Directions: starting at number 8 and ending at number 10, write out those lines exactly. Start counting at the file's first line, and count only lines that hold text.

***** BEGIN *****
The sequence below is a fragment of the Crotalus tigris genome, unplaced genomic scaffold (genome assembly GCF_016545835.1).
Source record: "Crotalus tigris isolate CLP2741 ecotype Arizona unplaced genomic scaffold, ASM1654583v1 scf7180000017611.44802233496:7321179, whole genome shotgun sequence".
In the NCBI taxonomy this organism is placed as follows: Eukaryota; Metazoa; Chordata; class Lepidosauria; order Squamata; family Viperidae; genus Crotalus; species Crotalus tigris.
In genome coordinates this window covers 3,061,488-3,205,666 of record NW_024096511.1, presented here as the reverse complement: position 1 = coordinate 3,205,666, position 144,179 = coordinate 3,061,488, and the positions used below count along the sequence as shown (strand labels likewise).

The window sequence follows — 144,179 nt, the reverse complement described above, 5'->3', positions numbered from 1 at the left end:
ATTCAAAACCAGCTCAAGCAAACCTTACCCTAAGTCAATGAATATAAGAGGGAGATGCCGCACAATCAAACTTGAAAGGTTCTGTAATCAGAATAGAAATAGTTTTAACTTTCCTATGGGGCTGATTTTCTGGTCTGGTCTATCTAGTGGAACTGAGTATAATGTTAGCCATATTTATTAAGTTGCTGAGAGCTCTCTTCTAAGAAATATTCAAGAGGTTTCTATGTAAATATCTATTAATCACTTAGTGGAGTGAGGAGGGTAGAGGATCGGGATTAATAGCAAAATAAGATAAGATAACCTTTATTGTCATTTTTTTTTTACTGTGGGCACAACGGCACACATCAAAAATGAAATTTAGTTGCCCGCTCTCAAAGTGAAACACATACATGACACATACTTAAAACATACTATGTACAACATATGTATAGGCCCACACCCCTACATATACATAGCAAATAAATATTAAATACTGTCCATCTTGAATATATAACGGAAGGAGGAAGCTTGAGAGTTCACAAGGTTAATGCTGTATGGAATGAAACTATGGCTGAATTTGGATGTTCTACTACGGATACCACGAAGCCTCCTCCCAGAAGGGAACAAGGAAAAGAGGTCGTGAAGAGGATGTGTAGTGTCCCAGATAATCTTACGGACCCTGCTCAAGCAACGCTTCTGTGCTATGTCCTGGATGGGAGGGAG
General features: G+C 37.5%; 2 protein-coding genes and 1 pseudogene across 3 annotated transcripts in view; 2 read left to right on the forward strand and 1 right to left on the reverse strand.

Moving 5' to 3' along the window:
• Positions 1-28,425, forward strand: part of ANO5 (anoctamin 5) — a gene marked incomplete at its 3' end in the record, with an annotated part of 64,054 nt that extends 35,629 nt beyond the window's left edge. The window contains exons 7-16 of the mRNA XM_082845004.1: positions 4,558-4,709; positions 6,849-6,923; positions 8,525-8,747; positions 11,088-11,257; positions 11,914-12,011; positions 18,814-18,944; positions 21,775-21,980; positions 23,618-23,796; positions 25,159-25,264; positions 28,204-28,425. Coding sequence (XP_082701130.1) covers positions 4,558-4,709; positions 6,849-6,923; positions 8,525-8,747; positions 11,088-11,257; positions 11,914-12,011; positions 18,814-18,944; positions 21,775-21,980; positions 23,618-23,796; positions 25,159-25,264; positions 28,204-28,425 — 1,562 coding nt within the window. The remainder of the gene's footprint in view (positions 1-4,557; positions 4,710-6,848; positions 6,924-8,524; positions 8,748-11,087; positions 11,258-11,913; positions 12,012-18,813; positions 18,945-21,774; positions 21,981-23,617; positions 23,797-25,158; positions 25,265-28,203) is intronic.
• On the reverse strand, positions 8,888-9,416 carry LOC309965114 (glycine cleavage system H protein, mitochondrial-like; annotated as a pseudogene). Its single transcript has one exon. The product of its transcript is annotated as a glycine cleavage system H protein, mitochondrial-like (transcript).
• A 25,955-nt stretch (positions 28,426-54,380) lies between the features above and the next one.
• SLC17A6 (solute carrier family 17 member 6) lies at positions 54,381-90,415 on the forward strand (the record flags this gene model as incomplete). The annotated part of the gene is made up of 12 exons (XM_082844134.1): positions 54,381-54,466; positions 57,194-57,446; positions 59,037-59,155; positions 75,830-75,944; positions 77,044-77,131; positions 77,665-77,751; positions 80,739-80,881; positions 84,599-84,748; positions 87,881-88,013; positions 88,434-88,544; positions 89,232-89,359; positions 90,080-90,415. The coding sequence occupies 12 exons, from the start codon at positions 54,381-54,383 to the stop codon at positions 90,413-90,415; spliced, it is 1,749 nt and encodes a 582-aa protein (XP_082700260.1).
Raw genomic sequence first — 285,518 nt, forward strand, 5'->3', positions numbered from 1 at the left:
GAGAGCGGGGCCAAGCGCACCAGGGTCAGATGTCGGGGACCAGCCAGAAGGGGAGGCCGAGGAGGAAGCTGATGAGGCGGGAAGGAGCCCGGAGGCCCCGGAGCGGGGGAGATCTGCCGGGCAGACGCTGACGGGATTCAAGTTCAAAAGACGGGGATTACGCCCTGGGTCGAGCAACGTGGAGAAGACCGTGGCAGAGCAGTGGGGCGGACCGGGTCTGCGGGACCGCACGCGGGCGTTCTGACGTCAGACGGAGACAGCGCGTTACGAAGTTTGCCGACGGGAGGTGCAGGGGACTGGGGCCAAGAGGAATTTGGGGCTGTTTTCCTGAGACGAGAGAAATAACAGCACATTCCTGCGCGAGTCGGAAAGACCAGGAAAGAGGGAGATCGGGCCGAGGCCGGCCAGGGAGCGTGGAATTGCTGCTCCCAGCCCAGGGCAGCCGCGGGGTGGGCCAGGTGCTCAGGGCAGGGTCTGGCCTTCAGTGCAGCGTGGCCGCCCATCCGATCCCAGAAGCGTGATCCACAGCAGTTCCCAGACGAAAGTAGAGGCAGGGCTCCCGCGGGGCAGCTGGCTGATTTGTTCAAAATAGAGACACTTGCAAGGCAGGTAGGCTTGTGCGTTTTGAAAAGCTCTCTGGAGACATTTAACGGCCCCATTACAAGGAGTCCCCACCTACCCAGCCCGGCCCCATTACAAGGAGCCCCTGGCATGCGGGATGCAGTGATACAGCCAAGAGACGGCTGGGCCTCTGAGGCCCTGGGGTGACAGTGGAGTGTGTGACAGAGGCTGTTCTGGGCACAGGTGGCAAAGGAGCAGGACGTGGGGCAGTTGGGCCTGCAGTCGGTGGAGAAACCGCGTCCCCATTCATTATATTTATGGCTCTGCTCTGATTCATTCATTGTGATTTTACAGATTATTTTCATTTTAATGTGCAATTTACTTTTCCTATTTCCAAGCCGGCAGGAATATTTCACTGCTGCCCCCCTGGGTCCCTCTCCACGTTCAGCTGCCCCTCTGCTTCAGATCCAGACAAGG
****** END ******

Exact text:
Moving 5' to 3' along the window:
• Positions 1-28,425, forward strand: part of ANO5 (anoctamin 5) — a gene marked incomplete at its 3' end in the record, with an annotated part of 64,054 nt that extends 35,629 nt beyond the window's left edge. The window contains exons 7-16 of the mRNA XM_082845004.1: positions 4,558-4,709; positions 6,849-6,923; positions 8,525-8,747; positions 11,088-11,257; positions 11,914-12,011; positions 18,814-18,944; positions 21,775-21,980; positions 23,618-23,796; positions 25,159-25,264; positions 28,204-28,425. Coding sequence (XP_082701130.1) covers positions 4,558-4,709; positions 6,849-6,923; positions 8,525-8,747; positions 11,088-11,257; positions 11,914-12,011; positions 18,814-18,944; positions 21,775-21,980; positions 23,618-23,796; positions 25,159-25,264; positions 28,204-28,425 — 1,562 coding nt within the window. The remainder of the gene's footprint in view (positions 1-4,557; positions 4,710-6,848; positions 6,924-8,524; positions 8,748-11,087; positions 11,258-11,913; positions 12,012-18,813; positions 18,945-21,774; positions 21,981-23,617; positions 23,797-25,158; positions 25,265-28,203) is intronic.
• On the reverse strand, positions 8,888-9,416 carry LOC309965114 (glycine cleavage system H protein, mitochondrial-like; annotated as a pseudogene). Its single transcript has one exon. The product of its transcript is annotated as a glycine cleavage system H protein, mitochondrial-like (transcript).